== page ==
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Survey: Nation faces linguistic challenge
China Daily  Updated: 2004-12-28 09:40

A national survey released yesterday indicates that nearly half of the Chinese population cannot communicate in the standard spoken language, putonghua.

One of the largest surveys of its kind showed 47 per cent of the nation cannot speak the national language.

Unbelievable, you say? The large number of people surveyed - 470,000 across the nation - testifies to the validity of the study. The findings are deeply worrying.

Given the country's vast geographic dimension and diversified culture, communication between different regions often has to surmount many linguistic obstacles. That is why we need a standard spoken language.

China boasts 56 ethnic groups and seven main Chinese dialects, with each further divided into several local accents. In some extreme cases, people in two bordering counties may not able to speak in mutually-understood terms.

This always leads to a pitiful loss of efficiency.

It is not acutely necessary to break the linguistic barrier in a society with stagnant economic activities or in a community where people do not depend on internal communication.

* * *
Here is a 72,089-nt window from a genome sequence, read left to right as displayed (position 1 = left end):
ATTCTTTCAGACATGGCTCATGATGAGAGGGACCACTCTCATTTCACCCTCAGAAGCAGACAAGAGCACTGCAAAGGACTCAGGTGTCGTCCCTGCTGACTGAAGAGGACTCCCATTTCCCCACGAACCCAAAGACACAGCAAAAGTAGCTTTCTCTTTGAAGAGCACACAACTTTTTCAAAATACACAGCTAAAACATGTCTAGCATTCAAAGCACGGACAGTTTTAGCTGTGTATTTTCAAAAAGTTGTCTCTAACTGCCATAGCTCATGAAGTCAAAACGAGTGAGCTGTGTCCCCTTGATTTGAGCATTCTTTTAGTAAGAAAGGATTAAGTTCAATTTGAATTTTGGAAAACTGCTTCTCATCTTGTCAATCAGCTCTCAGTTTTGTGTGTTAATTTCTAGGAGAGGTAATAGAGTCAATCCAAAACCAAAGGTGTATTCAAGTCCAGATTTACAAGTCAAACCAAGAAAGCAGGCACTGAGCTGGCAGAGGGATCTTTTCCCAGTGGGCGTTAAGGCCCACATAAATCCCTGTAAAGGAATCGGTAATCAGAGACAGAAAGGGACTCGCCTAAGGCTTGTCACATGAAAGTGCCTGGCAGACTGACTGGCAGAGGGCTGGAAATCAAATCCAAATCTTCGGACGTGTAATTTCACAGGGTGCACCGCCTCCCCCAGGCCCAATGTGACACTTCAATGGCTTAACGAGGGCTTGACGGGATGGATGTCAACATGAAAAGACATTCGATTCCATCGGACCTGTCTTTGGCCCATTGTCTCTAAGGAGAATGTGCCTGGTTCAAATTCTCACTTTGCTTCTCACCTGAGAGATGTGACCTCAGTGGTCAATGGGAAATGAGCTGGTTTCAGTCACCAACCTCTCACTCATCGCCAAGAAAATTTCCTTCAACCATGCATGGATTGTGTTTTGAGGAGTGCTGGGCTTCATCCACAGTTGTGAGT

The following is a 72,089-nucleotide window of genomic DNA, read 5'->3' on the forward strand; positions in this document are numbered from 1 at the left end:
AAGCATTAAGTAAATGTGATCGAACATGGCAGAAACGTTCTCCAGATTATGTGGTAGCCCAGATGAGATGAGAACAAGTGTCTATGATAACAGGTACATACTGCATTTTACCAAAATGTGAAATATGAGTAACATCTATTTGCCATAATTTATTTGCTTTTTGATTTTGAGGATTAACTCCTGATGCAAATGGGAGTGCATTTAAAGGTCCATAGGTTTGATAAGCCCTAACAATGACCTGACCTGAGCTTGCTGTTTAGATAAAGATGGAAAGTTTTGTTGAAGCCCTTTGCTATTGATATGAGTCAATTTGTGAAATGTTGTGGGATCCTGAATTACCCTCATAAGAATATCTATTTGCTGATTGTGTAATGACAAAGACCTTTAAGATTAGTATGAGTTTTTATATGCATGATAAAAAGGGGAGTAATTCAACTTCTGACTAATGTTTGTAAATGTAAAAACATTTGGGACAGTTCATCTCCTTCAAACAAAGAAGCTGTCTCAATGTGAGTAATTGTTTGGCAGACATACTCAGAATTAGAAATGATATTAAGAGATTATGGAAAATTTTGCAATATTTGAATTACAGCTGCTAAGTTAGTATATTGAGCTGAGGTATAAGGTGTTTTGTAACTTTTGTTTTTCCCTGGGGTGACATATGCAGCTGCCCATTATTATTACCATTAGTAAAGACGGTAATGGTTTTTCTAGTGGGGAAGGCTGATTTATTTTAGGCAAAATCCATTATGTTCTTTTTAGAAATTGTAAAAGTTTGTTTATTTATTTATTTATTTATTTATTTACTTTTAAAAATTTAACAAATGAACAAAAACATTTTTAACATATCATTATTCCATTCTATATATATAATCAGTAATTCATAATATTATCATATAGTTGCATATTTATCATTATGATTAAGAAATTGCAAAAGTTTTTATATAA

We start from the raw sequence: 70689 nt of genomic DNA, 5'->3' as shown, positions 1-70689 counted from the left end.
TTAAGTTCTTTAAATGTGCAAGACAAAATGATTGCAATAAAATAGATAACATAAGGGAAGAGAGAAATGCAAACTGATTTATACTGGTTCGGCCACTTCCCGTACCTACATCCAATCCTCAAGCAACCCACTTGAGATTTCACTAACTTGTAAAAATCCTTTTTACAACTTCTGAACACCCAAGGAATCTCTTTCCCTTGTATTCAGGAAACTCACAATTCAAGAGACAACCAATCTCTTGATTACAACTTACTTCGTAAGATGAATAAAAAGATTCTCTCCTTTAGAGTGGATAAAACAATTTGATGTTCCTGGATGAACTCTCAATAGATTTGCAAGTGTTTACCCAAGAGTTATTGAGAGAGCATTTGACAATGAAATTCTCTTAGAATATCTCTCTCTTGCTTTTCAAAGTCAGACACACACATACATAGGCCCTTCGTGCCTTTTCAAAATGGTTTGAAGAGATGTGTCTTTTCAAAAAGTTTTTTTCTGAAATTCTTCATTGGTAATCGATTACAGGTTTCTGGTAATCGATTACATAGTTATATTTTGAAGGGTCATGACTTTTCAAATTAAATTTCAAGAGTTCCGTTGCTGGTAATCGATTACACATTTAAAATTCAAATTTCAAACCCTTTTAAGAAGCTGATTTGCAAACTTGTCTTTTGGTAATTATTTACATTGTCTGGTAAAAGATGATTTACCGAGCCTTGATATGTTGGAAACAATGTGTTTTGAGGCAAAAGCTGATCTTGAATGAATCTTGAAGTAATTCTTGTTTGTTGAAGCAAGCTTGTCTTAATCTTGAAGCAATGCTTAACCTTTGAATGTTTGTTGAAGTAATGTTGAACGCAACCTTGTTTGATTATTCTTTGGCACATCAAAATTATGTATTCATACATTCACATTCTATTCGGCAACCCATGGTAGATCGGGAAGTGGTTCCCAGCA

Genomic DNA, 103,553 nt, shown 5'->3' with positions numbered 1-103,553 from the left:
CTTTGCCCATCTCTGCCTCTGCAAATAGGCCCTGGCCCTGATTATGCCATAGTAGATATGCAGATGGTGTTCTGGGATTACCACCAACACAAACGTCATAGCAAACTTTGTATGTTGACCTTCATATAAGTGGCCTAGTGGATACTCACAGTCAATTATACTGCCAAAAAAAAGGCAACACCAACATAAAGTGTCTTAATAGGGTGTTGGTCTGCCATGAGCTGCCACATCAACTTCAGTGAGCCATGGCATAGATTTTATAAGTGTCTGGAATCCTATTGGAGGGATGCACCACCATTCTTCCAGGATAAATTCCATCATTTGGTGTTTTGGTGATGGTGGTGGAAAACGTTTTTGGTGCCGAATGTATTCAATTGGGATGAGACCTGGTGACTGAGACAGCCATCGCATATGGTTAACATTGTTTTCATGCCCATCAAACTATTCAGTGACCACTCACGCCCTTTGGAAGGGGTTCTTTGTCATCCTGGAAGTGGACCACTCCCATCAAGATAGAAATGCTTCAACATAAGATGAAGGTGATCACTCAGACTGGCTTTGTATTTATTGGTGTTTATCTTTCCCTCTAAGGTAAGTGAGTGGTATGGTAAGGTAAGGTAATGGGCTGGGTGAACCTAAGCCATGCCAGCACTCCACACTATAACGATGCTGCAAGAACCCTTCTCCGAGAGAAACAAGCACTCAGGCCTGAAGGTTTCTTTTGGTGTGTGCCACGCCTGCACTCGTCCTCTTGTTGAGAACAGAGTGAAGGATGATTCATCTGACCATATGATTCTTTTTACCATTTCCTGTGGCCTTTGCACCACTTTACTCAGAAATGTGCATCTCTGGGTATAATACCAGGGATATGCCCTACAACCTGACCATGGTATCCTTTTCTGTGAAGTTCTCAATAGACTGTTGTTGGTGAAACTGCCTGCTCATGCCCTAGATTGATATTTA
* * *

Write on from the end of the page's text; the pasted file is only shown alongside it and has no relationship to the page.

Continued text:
But as communications intensify, the price of everybody speaking Chinese but not being understood, becomes unaffordably high.

China has such a situation. Increased economic activities and cross-region labour mobility make it necessary to find a common language for people to communicate.

From a historical perspective, there had been a commonly used talking language dating back to the Spring and Autumn and Warring States periods more than 2,000 years ago, linguists point out.

It is not justified to readily apply history to reality. But past experiences can offer valuable clues to current situations.

Historians tell us we are now in a similar era that witnesses dynamic social exchanges with our ancestors. The common spoken language was used to link people from different regions and ethnic groups to satisfy increasing communicative needs.

We are now facing the same situation.

A standard, commonly used spoken language is also in the interests of the country as it helps promote national identity and cohesion amid a linguistic sea of highly distinct local accents.

China has promulgated the law on the use of a common language in 2001, requiring putonghua to be used in general in education, broadcasting and other public service sectors.

The country has engaged in special campaigns in the past decade, encouraging the use of the standard spoken language. The hard fact that still nearly a half of the population cannot speak putonghua demands more effort.

Promotion of putonghua should not necessarily mean stifling other spoken languages. We must respect dialects. This is the unswerving policy of the country.

Dialects carry culture.

Moreover, China has paid much attention to protecting languages of minority groups such as the Tibetan language. They are officially recognized and widely taught in local schools.

What we seek to achieve is to spread commonly used putonghua to better serve as a communication tool, while preserving the unique cultures born out of the country's diversified dialects.

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